About the Fort Garry Campus
The Fort Garry Campus is 279 hectares (690 acres) in size. It is situated in the southernmost portion of Winnipeg, approximately 13 kilometres south from Downtown, in an area characterized by suburban neighbourhoods generally built between the 1950s and 2000s. The Red River forms the eastern edge of the campus, while Pembina Highway, a major traffic thoroughfare and commercial corridor, sits along the western edge of the campus.
Beginnings, 1877 - 1909
The University of Manitoba was established in 1877 as a “Provincial University” to confer degrees from three denominational colleges: St. Boniface College (Roman Catholic), St. John’s College (Anglican), and the Manitoba College (Presbyterian). In 1892 the University Charter was changed to allow the University to teach. After nearly a decade of uncertainty, the University’s first building was completed on the newly acquired land along Broadway Avenue in 1901 (present-day Memorial Provincial Park).
In 1903, the Manitoba Agricultural College was established as a “separate and distinct” institution from the University of Manitoba under direction of a Provincially appointed Royal Commission. Three years later several buildings were constructed on a 47-hectare (117-acre) property in the Tuxedo neighbourhood (current site of the Asper Jewish Community campus). The University and the Agricultural College amalgamated in 1907, and a new Medical College building was also constructed on Bannatyne Avenue near the General Hospital.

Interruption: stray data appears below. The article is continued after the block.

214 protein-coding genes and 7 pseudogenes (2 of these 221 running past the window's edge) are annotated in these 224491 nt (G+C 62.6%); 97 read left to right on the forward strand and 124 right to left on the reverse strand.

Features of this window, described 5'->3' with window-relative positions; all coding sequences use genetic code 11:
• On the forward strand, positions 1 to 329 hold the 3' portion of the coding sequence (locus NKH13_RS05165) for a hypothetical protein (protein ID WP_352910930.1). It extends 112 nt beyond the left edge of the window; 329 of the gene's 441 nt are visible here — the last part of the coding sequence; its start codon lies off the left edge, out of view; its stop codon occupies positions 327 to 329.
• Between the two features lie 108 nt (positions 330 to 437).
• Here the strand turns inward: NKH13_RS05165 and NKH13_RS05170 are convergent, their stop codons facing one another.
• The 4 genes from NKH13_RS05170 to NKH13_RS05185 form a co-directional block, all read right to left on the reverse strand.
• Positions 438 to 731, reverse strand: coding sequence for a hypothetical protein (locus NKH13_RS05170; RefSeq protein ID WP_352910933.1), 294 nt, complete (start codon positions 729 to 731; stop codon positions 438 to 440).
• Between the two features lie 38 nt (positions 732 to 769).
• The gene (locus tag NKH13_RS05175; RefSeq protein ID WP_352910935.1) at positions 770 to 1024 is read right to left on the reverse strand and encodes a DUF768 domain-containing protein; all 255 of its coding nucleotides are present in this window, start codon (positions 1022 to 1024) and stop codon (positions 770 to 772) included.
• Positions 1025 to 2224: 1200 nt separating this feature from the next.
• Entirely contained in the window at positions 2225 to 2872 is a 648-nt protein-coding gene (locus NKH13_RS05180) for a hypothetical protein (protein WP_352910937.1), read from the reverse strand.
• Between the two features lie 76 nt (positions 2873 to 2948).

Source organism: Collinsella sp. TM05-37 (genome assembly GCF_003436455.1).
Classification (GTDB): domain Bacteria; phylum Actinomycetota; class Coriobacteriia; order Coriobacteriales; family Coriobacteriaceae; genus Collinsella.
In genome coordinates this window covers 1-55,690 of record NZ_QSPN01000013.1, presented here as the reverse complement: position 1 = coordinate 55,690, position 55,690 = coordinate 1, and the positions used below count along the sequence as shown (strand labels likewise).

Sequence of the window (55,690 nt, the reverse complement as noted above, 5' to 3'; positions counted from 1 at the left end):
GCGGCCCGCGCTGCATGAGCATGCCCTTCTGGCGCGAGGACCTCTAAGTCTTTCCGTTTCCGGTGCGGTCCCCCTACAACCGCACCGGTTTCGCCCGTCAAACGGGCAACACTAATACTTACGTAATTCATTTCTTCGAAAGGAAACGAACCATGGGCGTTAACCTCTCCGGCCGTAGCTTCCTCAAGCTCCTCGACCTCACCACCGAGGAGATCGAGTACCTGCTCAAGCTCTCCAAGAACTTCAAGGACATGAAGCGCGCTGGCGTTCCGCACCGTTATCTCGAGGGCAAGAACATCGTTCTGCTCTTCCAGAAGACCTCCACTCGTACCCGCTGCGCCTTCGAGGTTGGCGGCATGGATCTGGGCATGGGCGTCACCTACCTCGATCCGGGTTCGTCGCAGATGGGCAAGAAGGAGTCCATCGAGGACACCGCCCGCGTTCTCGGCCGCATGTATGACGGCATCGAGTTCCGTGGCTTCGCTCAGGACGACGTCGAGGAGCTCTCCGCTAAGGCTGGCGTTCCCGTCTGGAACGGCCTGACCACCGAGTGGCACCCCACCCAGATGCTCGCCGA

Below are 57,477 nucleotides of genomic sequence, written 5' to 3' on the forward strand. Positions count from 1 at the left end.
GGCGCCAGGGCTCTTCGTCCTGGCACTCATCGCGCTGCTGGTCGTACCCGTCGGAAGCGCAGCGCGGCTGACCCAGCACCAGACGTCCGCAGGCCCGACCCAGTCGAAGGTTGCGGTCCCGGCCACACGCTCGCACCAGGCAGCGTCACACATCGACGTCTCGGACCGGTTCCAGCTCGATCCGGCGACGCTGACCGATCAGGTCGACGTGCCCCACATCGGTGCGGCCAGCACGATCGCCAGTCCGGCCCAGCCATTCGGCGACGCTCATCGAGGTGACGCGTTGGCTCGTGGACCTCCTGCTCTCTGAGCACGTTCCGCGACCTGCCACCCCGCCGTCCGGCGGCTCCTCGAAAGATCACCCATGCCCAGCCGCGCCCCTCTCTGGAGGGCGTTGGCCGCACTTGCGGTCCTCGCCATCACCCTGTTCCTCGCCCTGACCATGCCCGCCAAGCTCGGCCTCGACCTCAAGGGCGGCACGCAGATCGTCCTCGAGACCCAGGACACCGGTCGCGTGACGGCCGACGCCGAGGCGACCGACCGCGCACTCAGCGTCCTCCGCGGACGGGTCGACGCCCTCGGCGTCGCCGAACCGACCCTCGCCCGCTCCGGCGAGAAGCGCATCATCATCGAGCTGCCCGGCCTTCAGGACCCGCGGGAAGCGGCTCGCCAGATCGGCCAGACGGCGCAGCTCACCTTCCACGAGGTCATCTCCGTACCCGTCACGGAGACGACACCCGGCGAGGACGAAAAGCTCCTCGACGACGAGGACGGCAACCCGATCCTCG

The Question of “Where” Continues, 1910 - 1929
In 1910, an offer put forward by the Tuxedo Park Company for a 61-hectare (150-acre) university site near the Agricultural College was accepted. However, the Agricultural College concluded that it needed more land, and relocated to the St. Vital area where the provincial government had just purchased 231 hectares (570 acres). Construction began in St. Vital at the site of the current Fort Garry campus – land was cleared in 1911 and the Agriculture College’s first buildings were completed by 1912.
With the University unwilling to permanently locate at the original Broadway site, and the provincial government unwilling to provide money for new university buildings on the Tuxedo site, the Province offered 55 hectares (137 acres) of land between the new Agricultural College and the Red River (the present-day Point Lands). This offer was accepted in 1913. In 1919, the University’s Board of Governors decided on Tuxedo as the permanent site. The Provincial Premier agreed to this in 1921, offering new grants for the construction of University buildings. As a result, the present-day Canadian Mennonite University building was constructed on the Tuxedo site.
However, a newly elected provincial government in 1922 appointed a Royal Commission that recommended the University join the Agricultural College at its location on the present-day Fort Garry site. The eventual decision to move to Fort Garry did not sit favourably with the Tuxedo developers who sued the University for failing to honour their initial agreement.
The debate over where to locate the university continued and as lawyers argued, the students had no choice but to remain in makeshift buildings. Their dissatisfaction with “having to work in ‘cowsheds’…reached a comic note in 1929 when they took a cow up to the second floor of the Old Law Courts Building and tied it to the door of the University Library” (Source: From Rural Parkland to Urban Centre: One Hundred Years of Growth at the University of Manitoba, 1877-1977, p. 8).